• get the EU to prioritise schemes to promote organic food farming & a 'buy local produce' policy
  • substantially increase the fines for pollution.

Otherwise we are 'killing the goose that lays the goldern egg' and destroying our children's future.
Ireland so long famed for its 'green countryside' will be characterised soon by a 'concrete and tarmacadan' landscape


One Dog & His Tractor
Originally uploaded by Speedie1.

'Down on Jimmy's Farm'...
A Dog in His Master's Tractor

The traditional dog of the Irish countryside is the 'Collie'.
The breed is a tireless hard worker and famed for helping the farmer round up sheep.
It is also an an excellent 'guard-dog' and totally loyal to its owner.

'Down on Jimmy's Farm'

Milk Carton Bird Feeders!

Traditional 'recycling' & 'wildlife friendliness' in rural Galway!

'Down on Jimmy's Farm'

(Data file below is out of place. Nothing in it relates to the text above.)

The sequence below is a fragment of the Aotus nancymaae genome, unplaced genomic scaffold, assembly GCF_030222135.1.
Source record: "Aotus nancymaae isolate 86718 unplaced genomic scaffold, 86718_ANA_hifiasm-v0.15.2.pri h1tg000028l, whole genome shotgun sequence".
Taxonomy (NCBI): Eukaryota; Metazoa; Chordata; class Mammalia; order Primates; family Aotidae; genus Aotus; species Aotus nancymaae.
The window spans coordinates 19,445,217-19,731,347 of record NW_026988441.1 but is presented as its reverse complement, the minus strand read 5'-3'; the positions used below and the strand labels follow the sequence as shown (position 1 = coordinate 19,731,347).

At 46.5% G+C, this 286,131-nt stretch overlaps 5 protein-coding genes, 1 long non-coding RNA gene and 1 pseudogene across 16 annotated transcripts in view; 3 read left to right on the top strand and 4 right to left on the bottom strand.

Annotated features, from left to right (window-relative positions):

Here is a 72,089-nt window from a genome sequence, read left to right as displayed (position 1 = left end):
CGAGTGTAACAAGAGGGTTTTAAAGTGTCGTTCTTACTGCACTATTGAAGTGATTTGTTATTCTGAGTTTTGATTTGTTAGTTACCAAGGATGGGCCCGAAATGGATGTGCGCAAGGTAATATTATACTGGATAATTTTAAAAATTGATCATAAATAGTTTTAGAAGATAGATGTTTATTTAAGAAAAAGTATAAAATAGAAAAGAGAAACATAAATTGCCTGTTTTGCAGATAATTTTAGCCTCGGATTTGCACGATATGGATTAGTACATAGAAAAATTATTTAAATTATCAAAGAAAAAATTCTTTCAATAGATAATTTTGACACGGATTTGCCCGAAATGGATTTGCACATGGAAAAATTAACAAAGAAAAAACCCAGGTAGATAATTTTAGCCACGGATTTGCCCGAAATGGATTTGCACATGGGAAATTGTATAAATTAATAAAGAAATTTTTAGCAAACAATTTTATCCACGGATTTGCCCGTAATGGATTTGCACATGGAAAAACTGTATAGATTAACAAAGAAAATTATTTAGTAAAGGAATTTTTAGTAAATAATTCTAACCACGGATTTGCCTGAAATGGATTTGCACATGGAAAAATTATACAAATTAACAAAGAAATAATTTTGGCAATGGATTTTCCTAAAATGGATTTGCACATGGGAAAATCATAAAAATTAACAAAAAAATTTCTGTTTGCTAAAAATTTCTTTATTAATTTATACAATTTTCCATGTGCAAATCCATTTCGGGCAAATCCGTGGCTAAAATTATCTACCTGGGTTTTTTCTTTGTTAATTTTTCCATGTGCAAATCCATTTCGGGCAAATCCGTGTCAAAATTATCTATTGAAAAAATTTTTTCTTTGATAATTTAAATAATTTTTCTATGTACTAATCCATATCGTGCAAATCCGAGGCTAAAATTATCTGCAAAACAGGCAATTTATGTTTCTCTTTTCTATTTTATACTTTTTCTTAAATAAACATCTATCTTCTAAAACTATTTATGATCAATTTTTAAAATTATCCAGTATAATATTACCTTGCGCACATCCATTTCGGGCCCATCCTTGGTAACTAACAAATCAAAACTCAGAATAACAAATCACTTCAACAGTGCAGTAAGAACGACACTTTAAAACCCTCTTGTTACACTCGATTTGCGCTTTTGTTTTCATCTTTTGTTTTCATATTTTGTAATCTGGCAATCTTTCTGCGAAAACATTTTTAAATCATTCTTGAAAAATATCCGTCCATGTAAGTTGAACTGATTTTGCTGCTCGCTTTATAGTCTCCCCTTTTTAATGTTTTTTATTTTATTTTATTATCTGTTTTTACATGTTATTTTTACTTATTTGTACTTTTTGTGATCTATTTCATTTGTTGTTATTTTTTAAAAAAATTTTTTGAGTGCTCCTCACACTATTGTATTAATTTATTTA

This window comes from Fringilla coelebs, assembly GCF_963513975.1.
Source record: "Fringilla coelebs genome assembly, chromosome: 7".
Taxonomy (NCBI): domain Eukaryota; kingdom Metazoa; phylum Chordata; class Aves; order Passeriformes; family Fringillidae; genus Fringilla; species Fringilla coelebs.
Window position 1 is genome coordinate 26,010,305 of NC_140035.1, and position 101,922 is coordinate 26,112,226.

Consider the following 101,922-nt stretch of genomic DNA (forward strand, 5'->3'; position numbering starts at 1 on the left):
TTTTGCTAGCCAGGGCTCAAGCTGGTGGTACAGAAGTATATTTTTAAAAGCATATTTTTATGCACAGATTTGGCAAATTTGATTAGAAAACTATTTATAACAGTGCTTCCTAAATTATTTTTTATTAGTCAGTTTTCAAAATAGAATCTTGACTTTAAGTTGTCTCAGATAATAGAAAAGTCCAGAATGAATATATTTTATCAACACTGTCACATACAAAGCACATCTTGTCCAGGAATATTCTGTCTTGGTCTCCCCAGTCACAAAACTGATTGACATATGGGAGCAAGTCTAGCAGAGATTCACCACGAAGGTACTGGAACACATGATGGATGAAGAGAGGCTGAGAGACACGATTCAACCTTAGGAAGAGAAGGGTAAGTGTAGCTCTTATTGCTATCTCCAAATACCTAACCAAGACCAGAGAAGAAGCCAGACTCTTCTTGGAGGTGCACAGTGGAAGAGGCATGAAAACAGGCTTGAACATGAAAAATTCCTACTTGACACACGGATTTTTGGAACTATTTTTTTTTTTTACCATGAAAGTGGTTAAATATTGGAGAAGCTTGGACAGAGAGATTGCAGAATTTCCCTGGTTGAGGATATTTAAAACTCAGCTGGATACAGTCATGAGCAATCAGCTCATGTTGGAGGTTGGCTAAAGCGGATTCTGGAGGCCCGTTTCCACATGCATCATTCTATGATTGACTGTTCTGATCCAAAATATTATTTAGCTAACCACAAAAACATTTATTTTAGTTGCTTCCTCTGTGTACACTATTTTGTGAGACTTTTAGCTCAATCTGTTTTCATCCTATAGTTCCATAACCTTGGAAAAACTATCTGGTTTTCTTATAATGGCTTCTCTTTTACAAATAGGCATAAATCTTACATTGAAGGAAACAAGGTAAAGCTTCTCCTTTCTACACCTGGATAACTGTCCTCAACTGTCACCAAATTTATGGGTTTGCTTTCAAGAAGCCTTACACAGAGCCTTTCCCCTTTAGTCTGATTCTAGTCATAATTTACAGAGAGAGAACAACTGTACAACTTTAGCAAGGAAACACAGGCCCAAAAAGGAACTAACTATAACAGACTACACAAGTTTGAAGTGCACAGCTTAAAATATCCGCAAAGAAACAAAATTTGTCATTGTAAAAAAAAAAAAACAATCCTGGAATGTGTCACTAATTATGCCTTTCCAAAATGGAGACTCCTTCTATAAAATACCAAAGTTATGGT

A fine speciman of a Charleroi Bull.

Notice the drystone wall's in the background.
These types of walls are the traditional field boundary in county Galway. Unfortunately, increases in field sizes, the use of wooden fencing and the decision of the National Roads Authority (NRA) to replace damaged drystone walls with 'safer' options is killing off this symbol of the West of Ireland's countryside

'Down on Jimmy's Farm'

The Bike- Rural Transport from a Bygone Era

A old Raleigh bicycle still in use today by Bridie Flaherty on her family's farm in Monivea, Co. Galway.
For nearly 50 years (until the late 1960's), the bicycle was one of the main modes of transport in rural Ireland.
Replaced by the motor-car, this environmentally-friendly transport device may soon make a comeback

...Down on Jimmy's Farm...

Originally uploaded by Speedie1.

A Barn full of Turf

For millenia, turf was the energy source for Irish society.
Cut from the once extensive peat bogs of Ireland, its distinctive aroma gladdened the heart of many a returned emigrant.
My wife Cepta recently inherited a farm holding that includes bogland. We are writing to the relevant state department to ascertain the possiblility of qualifying for a new government conservation programme. Under such a scheme, the state is endeavouring to purchase as much bog as possible in order to preserve these areas for natural habitat

Down on Jimmy's Farm

Originally uploaded by Speedie1.
My son Dáire with a new-born lamb